Two public hearings in Winchester Town Hall next week have the potential to dramatically affect the town’s center and the whole village of Ashuelot.
Residents who are concerned about life in Winchester during the next decades and beyond should attend those hearings and speak up. We need to ensure that discussion is thorough and open, and decisions are either well-reasoned or postponed until they can be well-reasoned.
On Monday, Aug. 8, at 7 p.m., the Historic District Commission will again take up the question of whether to allow demolition of a 200-year-old house in the town’s central square. This review process now seems more balanced than when it started, but we’re by no means out of the woods.
After initially canceling the customary step of a professional inventory of the house’s historical assets, the Historic District Commission did re-commission the survey, and indeed historian May Williams completed an excellent draft. That document asserts the property is eligible for inclusion in the state and federal Register of Historic Places.
Such eligibility, once confirmed by the state, means that a commercial developer who preserves the house’s historic value could benefit from valuable local and federal tax credits and from flexibility in how to meet the requirements of the building code. Related to this, the Winchester Revitalization/Economic Development Commission is brainstorming directly with the developer about how to profit from a development plan that preserves and utilizes the house, and perhaps the historic bank as well.
Not so positive are the emotional fireworks that hamper the Historic District Commission’s work. In recent months, Historic District Commission Chairman Denis Murphy twice formally tendered his resignation and then withdrew it. During a Historic District Commission meeting he inexplicably explained that “There really is no such thing as history, at least not since 1492,” and shortly thereafter stormed out of the meeting.
The commission has as yet delayed approving the minutes of two meetings, and the draft version of one set of minutes failed to include key events: the vote to re-schedule the historic survey; and the chairman’s explanation of why the commission previously voted to cancel the inventory. It was, he said, because a town employee had counseled him that guidelines did not specifically require it, and therefore scheduling could expose the town to a suit from the developer. That draft also did not record an apt observation by resident Chris Thompson. Thompson noted that it would be more prudent for the Historic District Commission to worry that residents would sue the town if it did NOT undertake the historic survey because that was central to the commission’s fulfilling its core responsibility.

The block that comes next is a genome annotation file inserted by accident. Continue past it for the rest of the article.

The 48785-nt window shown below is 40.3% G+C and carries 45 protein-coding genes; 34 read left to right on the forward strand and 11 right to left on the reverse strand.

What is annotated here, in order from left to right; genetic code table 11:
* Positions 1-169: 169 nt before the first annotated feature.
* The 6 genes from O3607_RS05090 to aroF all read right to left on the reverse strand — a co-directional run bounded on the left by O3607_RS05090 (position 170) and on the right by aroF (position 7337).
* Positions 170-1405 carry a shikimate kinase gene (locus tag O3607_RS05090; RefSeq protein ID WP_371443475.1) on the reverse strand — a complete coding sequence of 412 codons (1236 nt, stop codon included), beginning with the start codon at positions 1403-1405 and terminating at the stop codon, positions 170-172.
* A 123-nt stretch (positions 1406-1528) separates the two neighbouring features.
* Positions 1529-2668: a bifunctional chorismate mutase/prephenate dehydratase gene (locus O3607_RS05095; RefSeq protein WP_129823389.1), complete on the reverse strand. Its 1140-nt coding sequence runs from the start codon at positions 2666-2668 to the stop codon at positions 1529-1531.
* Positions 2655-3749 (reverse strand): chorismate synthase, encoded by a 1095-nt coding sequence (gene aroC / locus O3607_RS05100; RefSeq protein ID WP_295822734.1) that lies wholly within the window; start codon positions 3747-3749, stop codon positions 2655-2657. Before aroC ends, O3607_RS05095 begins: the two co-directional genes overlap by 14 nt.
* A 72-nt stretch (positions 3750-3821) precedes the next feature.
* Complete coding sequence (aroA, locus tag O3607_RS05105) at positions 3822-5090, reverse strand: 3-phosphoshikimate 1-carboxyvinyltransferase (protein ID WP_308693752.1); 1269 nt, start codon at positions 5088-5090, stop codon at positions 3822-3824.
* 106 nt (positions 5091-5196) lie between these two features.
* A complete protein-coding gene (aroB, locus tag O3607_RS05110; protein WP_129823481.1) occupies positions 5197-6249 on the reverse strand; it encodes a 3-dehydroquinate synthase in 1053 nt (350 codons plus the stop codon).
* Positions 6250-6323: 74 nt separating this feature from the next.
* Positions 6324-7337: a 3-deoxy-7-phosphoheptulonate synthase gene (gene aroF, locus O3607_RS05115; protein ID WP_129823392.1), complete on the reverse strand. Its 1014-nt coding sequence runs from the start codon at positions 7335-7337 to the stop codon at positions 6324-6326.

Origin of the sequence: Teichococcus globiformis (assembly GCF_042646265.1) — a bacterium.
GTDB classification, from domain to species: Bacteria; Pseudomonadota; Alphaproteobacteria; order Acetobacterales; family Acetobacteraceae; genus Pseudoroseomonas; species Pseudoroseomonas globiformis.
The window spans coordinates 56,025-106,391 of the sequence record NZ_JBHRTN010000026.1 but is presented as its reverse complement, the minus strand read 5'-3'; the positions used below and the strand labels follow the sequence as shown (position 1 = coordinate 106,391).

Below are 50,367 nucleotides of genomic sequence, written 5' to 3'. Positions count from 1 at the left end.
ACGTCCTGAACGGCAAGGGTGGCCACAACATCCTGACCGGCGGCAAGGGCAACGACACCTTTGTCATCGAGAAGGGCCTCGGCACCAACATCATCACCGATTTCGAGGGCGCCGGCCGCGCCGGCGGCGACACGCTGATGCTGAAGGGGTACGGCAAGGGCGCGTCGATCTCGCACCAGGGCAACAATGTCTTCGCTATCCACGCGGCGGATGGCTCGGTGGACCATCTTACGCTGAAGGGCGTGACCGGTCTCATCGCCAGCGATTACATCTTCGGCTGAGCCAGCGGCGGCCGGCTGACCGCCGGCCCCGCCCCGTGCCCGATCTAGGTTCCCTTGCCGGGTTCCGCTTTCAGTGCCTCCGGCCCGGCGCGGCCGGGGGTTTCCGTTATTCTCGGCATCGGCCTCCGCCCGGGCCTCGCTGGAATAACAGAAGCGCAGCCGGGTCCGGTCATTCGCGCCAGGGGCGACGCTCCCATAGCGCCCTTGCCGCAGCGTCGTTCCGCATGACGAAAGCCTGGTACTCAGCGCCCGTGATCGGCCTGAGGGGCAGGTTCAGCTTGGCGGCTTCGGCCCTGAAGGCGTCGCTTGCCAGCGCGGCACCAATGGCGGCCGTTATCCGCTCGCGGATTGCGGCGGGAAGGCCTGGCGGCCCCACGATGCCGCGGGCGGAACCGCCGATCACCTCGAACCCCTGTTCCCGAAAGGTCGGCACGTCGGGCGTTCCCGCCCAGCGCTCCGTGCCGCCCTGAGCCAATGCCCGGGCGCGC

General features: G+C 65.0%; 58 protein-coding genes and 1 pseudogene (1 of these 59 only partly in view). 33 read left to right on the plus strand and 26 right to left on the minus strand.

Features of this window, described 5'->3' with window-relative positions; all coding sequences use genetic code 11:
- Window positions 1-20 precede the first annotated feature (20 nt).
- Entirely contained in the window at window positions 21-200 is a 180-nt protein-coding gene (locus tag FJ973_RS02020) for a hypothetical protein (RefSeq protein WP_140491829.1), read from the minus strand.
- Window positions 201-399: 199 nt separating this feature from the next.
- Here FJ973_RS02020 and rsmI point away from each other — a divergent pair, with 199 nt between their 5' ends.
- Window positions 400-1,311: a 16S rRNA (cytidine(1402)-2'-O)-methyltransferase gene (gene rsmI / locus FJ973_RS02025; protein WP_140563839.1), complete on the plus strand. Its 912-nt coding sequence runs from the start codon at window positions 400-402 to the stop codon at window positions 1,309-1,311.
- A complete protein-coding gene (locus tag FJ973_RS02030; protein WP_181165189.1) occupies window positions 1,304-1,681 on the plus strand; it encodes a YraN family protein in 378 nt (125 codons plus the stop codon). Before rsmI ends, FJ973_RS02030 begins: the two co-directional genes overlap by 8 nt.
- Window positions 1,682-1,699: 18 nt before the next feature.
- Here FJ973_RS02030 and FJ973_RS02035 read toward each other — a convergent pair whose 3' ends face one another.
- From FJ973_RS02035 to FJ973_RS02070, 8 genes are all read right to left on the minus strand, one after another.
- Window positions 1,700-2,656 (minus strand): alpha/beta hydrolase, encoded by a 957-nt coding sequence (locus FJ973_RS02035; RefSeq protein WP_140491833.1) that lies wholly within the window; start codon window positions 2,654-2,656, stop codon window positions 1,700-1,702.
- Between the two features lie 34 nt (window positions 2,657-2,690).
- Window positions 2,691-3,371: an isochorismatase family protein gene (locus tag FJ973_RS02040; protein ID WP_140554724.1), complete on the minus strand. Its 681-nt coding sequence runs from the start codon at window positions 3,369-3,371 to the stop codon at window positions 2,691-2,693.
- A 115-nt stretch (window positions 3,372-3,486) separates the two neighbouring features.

On Thursday, Aug. 11, at 7 p.m., the Zoning Board of Appeals takes up a developer’s request for a zoning variance in order to build a massive firing range and survival-skills park (the biggest in New England). The location is undeveloped and rural land between Old Chesterfield Road and Route 119. The developers have plans to mitigate noise pollution and chemical pollution, and to ensure safety for children, adults, and domestic and wild animals. However, at this point their assertions about mitigation are only theoretical. The challenge is for residents and the ZBA to be able to accurately test and evaluate what the nearly constant noise of gunfire will really be like.
Additionally, residents need to consider what it will be like to have armed survival-skill students wandering around at night in the acres abutting their properties. Further, we should consider other examples. With the introduction of louder and more powerful guns, there’s now a pattern across the country of such facilities ramping up, and a pattern, not surprisingly, of conflicts between the facilities and their neighbors. As nearby as Peterborough, residents have complained that the quality of their lives and value of their properties both lessened when the Monadnock Gun Club increased its noise impact and then refused to respond to a request from that town’s select board to try to quiet the operation. We may want to consider the experience and opinions of those in Peterborough.
I hope to see many neighbors at both hearings. Now is the time to make choices that will send the town rolling down particular roads. Will that development be the kind that it builds upon the real value we already have, stimulating a variety of businesses that will generate and spread income and wealth through our community? Or will that development liquidate our unique historical and environmental assets, for the benefit of others, and set a tone that will discourage, or even shut out, more beneficial and attractive development. It’s up to us.